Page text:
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Some New PulpFiction Styles

Ollieman has ported some of his NetNewsWire themes over to PulpFiction (and another reader called Vienna). They look great, and I've begun using the "Citizen Kubrick Mini" theme as my main theme since he notified me that he'd ported the themes earlier this evening. Ollie, however, takes a little shot at PulpFiction in his post, saying:

Vienna is a easiest to theme, NetNewsWire is the most complete (no surprise there) but somewhat archaic, and PulpFiction is a mess. Seriously PulpFiction sucks to theme. Why the lack of packages? Why to I have to use that bizarre "pftheme:" protocol thing? Seriously.

Ollie's post has since been modified to be a bit less volatile.

His reaction stuck out as the only negative reaction I've seen to PF's theming capabilities. We put a lot of energy into how theming would work, so I'm curious how it's failed Ollie. (Longtime PF users will recall that in PulpFiction 1.0, our theming was limited to a .css file with an odd way of modifying the default template. It's come a long way since then.)

NetNewsWire (as of 2.0.1, but not as of 2.0b10) changes any folders with the extension ".nnwstyle" into a bundle. It doesn't demand that style folders have the extension, however, and works just as well with themes in extension-less folders. (I just spent five minutes adding ".nnwstyle" to all of the NNW styles I've collected.) NNW's packages enforce a rigid naming system wherein the CSS file must be named "stylesheet.css" and the template, if a designer deviates from the NNW default, must be named "template.html."

With these bundles, it does not seem possible to access items in another bundle. I attempted to do so with Ollie's own themes (the Citizen Kubrick themes use a common set of images) with url(../otherthemename.nnwstyle/images/image.gif) and was unable to do so.

PulpFiction, on the other hand, reads all .html files in the Stylesheets folder. Styles can have an associated folder or not, and they can be named whatever you'd like. This makes editing styles, which both designers and users do, more user-friendly as two BBEdit windows named "template.html" and three more all named "stylesheet.css" would get mighty confusing after a short while.

Additionally, PulpFiction does not limit Styles to their own bundle, which makes it easy to share common images, .css files, javascript files, and more among themes - something Ollie could have done with his Citizen Kubrick and Dreamsicle themes. HTML themes without images or associated files also appear just as they are, as a plain old HTML file, limiting confusion and encouraging the user to have a look.

The pseudo-protocol "pftheme:" came about as a way of allowing folks to access the proper Application Support folder regardless of its location on a user's hard disk, as well as a way of accessing a level higher in the hierarchy than NNW seems to allow with its bundles. I spent 10 minutes trying to get Citizen Kubrick Mini to use Citizen Kubrick's images and as unable to do so. I doubt many users are concerned with the space wasted by havingfour copies of "adblock.css" and a few of the same GIFs in three or four themes, but PulpFiction would allow an "ollieman" folder to be consolidate these items.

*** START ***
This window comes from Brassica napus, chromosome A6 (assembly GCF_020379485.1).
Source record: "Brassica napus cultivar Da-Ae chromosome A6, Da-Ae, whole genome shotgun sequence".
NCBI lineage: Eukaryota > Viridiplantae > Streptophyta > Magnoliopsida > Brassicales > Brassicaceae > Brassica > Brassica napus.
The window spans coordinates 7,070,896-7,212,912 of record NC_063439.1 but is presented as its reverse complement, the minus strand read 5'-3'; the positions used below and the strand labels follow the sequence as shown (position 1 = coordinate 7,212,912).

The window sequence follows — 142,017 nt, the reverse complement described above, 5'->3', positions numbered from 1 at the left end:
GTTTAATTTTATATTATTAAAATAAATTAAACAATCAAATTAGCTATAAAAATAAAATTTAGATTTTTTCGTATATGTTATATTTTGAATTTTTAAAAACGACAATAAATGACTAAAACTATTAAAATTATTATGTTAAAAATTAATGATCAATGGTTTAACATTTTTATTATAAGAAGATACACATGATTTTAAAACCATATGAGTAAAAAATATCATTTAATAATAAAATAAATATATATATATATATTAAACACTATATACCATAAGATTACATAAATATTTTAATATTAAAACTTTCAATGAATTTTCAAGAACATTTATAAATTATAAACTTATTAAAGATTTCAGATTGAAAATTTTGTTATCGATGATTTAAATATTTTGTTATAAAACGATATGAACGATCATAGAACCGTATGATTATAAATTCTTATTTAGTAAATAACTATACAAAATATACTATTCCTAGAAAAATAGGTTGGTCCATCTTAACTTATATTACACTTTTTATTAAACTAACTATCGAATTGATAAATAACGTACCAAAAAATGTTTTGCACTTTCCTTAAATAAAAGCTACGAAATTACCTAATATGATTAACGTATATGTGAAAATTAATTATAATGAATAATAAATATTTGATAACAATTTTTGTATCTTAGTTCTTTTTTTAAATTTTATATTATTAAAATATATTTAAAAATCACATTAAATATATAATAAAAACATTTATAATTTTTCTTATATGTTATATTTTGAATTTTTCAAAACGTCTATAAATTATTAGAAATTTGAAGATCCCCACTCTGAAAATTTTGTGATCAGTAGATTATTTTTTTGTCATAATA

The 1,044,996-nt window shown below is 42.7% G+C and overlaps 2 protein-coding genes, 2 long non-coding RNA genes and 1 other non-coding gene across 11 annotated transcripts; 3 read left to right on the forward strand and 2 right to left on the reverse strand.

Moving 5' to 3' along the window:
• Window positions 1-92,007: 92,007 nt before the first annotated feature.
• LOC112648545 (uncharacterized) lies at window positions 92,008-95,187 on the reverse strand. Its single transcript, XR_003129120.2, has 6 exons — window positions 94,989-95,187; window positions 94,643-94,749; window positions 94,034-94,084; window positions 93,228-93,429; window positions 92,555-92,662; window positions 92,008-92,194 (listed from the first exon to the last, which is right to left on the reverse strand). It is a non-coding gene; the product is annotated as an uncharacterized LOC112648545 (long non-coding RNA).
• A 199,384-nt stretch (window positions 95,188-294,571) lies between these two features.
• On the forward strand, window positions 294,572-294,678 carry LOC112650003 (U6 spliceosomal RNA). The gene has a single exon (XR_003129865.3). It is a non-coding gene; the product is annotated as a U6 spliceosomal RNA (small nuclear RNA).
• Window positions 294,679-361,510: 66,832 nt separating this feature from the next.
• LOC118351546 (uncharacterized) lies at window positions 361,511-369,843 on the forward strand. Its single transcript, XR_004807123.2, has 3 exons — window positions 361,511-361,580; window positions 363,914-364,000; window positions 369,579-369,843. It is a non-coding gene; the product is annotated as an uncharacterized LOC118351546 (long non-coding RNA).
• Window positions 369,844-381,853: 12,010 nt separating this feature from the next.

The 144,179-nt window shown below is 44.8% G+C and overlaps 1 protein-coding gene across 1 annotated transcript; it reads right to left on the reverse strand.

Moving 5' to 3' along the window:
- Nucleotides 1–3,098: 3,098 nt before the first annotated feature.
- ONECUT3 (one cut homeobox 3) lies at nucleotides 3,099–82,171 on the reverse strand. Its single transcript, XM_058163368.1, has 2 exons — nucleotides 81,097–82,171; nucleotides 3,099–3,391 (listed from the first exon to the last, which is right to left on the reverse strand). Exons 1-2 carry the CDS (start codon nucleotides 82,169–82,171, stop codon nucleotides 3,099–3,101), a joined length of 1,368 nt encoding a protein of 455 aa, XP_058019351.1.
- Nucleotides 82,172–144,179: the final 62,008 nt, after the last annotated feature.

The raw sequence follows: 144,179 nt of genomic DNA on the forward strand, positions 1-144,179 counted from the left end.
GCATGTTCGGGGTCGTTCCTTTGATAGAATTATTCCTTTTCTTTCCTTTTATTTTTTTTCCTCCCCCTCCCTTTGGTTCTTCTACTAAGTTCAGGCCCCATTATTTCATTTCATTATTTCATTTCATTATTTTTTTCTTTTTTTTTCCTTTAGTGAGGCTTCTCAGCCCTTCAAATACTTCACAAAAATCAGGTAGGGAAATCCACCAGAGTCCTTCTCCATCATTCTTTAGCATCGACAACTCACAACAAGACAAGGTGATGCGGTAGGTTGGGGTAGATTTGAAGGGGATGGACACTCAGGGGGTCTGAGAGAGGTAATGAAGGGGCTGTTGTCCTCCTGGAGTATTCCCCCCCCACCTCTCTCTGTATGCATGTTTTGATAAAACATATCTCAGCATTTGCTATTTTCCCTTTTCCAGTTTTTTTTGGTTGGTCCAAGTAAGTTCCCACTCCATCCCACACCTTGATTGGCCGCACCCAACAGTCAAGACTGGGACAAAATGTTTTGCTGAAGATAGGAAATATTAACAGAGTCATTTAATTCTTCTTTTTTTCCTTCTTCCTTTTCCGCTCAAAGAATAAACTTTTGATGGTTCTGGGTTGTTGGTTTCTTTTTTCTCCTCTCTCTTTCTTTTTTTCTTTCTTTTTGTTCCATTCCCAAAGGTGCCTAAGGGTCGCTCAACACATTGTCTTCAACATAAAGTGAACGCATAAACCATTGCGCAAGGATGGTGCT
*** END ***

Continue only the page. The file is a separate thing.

Additionally, the "pftheme:" pseudo-protocol does other things like resolving aliases and hard links. The only advantage the NNW method (url(image.gif);) seems to have is that it requires slightly less typing than PF's method (url(pftheme:/citizen/clock.gif);). NNW's methods may allow for the same things, making the only real difference typing a little less (and, potentially, being confined to your own bundle's resources).

Last, but not least, I'm not sure what Ollie means by "the most complete." PulpFiction provides access to the subscription name, subscription URL, article title, body, date, time, and URL, creator, category, and label color. It takes images, javascript files, full CSS, and any HTML you want to throw at WebKit. I don't know what more NNW might provide in order to be "more complete," but we added all that we could think of to PulpFiction when it was in my hands.

That all being said, of course, I'm not a themer nor have I spent a lot of time looking into NNW's themes (beyond supporting the basic NNW themes in PulpFiction, which still works for over half of them). If Ollie wants to elaborate on his thoughts, by all means, I'd be interested in knowing how he thinks PF's theming could be improved. But, given that I no longer own PulpFiction, my interest is mostly academic.

3 Responses to "Some New PulpFiction Styles"

  1. I think the problem with url(pftheme:/citizen/clock.gif); is that editors that let me render as I edit do not support such URLs. That means that it's a lot harder to test because I have to be in PF to test. In NNW I can make a mockup page with fake headlines etc and just edit the CSS for it, which seems quicker to me. But it's not a large difference.

  2. While that's true, Steve, I'm not even sure NNW reloads themes as you load new articles. PF checks the theme and re-loads relevant portions just by clicking up and down (selecting a new article) in PF. And, as we know, real-world data usually trumps "mockup pages with fake headlines" for testing. Plus, testing inside the target application yields actual results - you never know when something may work differently in, say, Safari.

  3. I've responded.